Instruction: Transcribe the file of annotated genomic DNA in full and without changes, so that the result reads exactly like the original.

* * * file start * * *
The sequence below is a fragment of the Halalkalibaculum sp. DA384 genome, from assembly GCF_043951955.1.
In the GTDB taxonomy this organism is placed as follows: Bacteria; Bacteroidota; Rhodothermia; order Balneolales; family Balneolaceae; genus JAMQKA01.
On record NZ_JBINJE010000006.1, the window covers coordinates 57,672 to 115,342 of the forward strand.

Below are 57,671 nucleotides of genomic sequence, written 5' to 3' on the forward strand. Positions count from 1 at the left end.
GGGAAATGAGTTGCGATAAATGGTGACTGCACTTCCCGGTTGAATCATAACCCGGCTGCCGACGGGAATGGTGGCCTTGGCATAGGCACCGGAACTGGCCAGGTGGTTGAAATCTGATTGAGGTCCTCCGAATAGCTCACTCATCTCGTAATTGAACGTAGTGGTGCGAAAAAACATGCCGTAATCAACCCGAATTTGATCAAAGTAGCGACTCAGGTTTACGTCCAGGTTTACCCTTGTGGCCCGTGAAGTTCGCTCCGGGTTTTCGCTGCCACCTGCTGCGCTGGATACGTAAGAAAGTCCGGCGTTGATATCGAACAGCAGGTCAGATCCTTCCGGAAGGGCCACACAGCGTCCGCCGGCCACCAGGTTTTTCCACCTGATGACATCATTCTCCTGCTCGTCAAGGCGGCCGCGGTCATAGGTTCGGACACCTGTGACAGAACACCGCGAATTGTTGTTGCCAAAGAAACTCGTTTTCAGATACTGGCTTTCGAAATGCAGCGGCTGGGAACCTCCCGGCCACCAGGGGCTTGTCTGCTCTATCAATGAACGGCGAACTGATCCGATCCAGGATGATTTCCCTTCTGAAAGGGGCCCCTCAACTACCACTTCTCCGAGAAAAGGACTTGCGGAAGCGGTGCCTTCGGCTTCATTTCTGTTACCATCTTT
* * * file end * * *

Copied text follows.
The sequence below is a fragment of the Halalkalibaculum sp. DA384 genome, from assembly GCF_043951955.1.
In the GTDB taxonomy this organism is placed as follows: Bacteria; Bacteroidota; Rhodothermia; order Balneolales; family Balneolaceae; genus JAMQKA01.
On record NZ_JBINJE010000006.1, the window covers coordinates 57,672 to 115,342 of the forward strand.

Below are 57,671 nucleotides of genomic sequence, written 5' to 3' on the forward strand. Positions count from 1 at the left end.
GGGAAATGAGTTGCGATAAATGGTGACTGCACTTCCCGGTTGAATCATAACCCGGCTGCCGACGGGAATGGTGGCCTTGGCATAGGCACCGGAACTGGCCAGGTGGTTGAAATCTGATTGAGGTCCTCCGAATAGCTCACTCATCTCGTAATTGAACGTAGTGGTGCGAAAAAACATGCCGTAATCAACCCGAATTTGATCAAAGTAGCGACTCAGGTTTACGTCCAGGTTTACCCTTGTGGCCCGTGAAGTTCGCTCCGGGTTTTCGCTGCCACCTGCTGCGCTGGATACGTAAGAAAGTCCGGCGTTGATATCGAACAGCAGGTCAGATCCTTCCGGAAGGGCCACACAGCGTCCGCCGGCCACCAGGTTTTTCCACCTGATGACATCATTCTCCTGCTCGTCAAGGCGGCCGCGGTCATAGGTTCGGACACCTGTGACAGAACACCGCGAATTGTTGTTGCCAAAGAAACTCGTTTTCAGATACTGGCTTTCGAAATGCAGCGGCTGGGAACCTCCCGGCCACCAGGGGCTTGTCTGCTCTATCAATGAACGGCGAACTGATCCGATCCAGGATGATTTCCCTTCTGAAAGGGGCCCCTCAACTACCACTTCTCCGAGAAAAGGACTTGCGGAAGCGGTGCCTTCGGCTTCATTTCTGTTACCATCTTT